This week, it’s the turn of St. Germain’s church who are using the money to run their community ‘Food Hub’.
St. Germain’s Community Food Hub
The church’s Food Hub uses donations to provide fresh meals and food parcels for people in Edgbaston. Each week, volunteers collect clothing and enough food for 300 meals. An Emergency Assistance Grant has allowed St Germain’s to pay their expenses.
With more money, the Food Hub have also been able to run a debt and benefits advice service, which Les Allan, St. Germain’s Operations Manager, says has been able to ‘lift the whole person up’.
Les applied for the grant in January 2021 describing the process as ‘straight forward’- adding that he loved the fact you can save your progress as you go!
He also praised Edgbaston Neighbourhood Network Scheme’s support, whose community connectors met with him over Zoom to offer hints and tips on how to focus his application.
‘The funding came just in the nick of time’, Les said, highlighting that the quick turn around between the application and receiving the money allowed St. Germain’s to keep the service running.
Les explained the impact it has, mentioning Nadia (not her real name), who had been using the Hub since the summer to feed both herself and her son who was not very well. The Food Hub has done a 360, Les explained, where Nadia is now back on her feet and even volunteering in the kitchen.
It has ‘been a very difficult year for our community’ Les noted, ‘but, thanks to this funding, our service will be able to continue supporting them.’
Funding is still available for groups and projects similar to St. Germain’s and Home from Hospital Care’s. If you are interested, get in touch with Marc Baggott at M.Baggott@gatewayfs.org to find out more. Deadline for applications is 23/4/21 (noon).
‘Home from Hospital Care’, is one such charity who have received this grant. The team are using it to provide food and fuel vouchers to those discharged from hospital and living in Edgbaston.
Dawn, Fundraising Officer at Home from Hospital Care, made the application which she says she found easy, complimenting the website and support from their local NNS development worker.
One month after the application, Home from Hospital Care had received the funding, and were able start helping people.
‘It’s going pretty well so far’, says Rosalind Ejenavi, Fundraiser at Home from Hospital Care. The grant has allowed them to support two more people in Edgbaston in the last two weeks.
Brian (not his real name) was discharged from hospital into temporary accommodation after deteriorating health issues alongside his contraction of COVID-19. However, he has quite complex needs, including an eating disorder, and financial difficulties.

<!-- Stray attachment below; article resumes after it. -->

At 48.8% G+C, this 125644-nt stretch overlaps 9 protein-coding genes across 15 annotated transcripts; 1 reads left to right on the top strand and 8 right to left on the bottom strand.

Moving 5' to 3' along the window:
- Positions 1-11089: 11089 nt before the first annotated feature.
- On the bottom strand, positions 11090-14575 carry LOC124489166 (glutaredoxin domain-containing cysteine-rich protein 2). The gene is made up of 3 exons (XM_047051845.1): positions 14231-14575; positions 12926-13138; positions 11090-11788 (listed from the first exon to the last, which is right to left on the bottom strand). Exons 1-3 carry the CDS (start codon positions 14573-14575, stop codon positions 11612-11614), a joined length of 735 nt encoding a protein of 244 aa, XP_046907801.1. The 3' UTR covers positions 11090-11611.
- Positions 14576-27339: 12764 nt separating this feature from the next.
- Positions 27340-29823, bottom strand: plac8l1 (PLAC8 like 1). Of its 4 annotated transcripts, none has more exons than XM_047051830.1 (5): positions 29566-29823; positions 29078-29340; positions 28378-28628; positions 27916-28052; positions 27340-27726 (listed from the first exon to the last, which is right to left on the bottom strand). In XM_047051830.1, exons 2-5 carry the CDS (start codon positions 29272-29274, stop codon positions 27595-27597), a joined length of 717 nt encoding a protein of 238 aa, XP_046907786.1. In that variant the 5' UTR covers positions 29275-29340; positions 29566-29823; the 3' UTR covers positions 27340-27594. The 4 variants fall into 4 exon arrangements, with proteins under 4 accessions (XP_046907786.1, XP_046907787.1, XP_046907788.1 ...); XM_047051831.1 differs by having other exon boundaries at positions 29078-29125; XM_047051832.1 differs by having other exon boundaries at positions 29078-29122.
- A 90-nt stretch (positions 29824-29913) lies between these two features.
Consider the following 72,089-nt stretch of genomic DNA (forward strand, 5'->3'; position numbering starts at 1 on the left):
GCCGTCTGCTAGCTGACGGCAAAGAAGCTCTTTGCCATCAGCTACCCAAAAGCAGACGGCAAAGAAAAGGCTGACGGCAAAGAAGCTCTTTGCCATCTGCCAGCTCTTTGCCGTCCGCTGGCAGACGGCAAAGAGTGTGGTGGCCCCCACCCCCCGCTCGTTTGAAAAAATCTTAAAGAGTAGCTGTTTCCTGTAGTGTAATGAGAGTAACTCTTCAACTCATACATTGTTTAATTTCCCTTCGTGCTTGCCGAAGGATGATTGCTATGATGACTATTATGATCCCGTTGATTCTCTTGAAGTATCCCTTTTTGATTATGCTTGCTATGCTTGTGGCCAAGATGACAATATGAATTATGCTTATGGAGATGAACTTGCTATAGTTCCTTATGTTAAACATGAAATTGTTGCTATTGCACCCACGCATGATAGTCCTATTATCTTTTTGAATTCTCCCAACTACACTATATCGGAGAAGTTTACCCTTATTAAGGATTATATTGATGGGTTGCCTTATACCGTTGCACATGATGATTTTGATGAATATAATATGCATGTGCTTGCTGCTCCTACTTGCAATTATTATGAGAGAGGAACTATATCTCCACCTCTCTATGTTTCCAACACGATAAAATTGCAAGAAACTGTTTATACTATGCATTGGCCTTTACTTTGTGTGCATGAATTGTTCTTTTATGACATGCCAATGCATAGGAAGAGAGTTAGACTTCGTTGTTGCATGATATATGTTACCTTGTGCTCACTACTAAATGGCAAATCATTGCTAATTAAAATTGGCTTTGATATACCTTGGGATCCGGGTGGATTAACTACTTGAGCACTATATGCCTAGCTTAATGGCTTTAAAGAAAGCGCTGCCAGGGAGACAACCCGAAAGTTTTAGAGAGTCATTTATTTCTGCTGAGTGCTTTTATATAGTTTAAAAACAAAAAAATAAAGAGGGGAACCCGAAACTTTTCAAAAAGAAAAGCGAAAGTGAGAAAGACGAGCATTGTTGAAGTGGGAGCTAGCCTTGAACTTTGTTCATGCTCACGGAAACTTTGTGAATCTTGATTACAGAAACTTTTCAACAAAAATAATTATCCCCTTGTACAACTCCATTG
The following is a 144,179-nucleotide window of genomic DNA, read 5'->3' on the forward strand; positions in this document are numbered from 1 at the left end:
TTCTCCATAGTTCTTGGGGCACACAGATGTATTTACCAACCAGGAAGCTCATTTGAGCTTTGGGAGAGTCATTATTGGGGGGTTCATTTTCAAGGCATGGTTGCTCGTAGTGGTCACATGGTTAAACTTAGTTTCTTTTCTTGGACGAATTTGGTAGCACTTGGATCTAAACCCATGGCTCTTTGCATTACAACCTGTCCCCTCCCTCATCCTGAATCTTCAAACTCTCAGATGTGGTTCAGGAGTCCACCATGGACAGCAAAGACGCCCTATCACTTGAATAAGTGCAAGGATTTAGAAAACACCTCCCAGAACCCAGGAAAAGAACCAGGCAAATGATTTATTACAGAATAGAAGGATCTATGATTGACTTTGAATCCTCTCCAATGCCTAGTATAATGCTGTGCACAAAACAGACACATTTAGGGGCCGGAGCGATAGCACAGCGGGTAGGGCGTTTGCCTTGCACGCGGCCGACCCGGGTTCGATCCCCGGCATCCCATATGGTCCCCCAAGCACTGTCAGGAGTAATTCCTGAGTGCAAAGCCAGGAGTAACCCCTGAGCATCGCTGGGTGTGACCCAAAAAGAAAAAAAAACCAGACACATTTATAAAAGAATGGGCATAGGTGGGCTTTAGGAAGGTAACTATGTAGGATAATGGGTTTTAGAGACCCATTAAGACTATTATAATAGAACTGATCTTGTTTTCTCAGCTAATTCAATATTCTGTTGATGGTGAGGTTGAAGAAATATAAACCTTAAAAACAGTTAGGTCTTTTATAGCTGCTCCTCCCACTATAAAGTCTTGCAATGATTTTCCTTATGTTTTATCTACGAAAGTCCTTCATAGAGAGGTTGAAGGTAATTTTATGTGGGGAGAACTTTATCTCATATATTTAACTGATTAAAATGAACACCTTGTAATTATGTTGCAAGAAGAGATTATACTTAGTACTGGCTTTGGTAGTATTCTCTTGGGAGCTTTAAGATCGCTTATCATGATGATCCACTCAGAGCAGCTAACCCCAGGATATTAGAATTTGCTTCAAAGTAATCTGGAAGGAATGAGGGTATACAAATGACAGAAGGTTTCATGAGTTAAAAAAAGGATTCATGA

Thanks to the extra funding, Home from Hospital Care has been able to provide Brian with free, tailored food parcels. The fact they cost him nothing and allowed him to choose what he received has been, as Rosalind puts it, a ‘lifeline for him’.
Brian now feels less worried whilst he recovers from COVID-19 and is being supported in making longer term support and accommodation plans.
‘COVID has made people feel so anxious about how they are going to meet their basic needs’ Rosalind noted, who said she hoped this grant would give people the ‘sense that there is support there’.
Funding is still available for groups in Edgbaston and Northfield, with the extended deadline for applications now falling on the 23rd April 2021. Contact Marc Baggott at M.Baggott@gatewayfs.org to find out more on how to apply, and what guidance Edgbaston Neighbourhood Network Scheme can provide.
For the February issue, Community Connector Deb Ufton spoke to DigiKick, a Community Interest Company that helps people to get online and to feel more comfortable using technology.
Focus on Assets: DigiKick
By Deb Ufton
The Covid-19 Pandemic has seen us all having to social distance, isolate, shield and work from home. It’s seen us having to move support to telephone calls and online groups and adapt to new ways of living. It has increased the need to access online resources and it has highlighted the digital literacy gaps in communities.
For one local asset, 2020 was definitely a year of learning and adapting. DigiKick has seen so many more communities and groups of people that need this support – more than they previously would have thought: older people, school children, jobseekers, migrants and carers to name but a few – some of whom were alone because they didn’t know how to access the internet or didn’t have the device or internet connection needed.
Who exactly are DigiKick and where did it all start?
I caught up with one half of the dynamic duo to find out how they came to be and what they’re doing in the community.
One’s a local girl from Quinton, with a passion for community and young people; the other is an energetic lad from Somerset with a passion for bringing people together. Together, they are the founders of DigiKick.
Sair Reading and Chris Laband met nine years ago and spent a few years as work colleagues. A few years later they had a random coffee catch-up to put the world to rights; both were frustrated at what was happening in their local areas and looking for a greater sense of purpose in their work lives.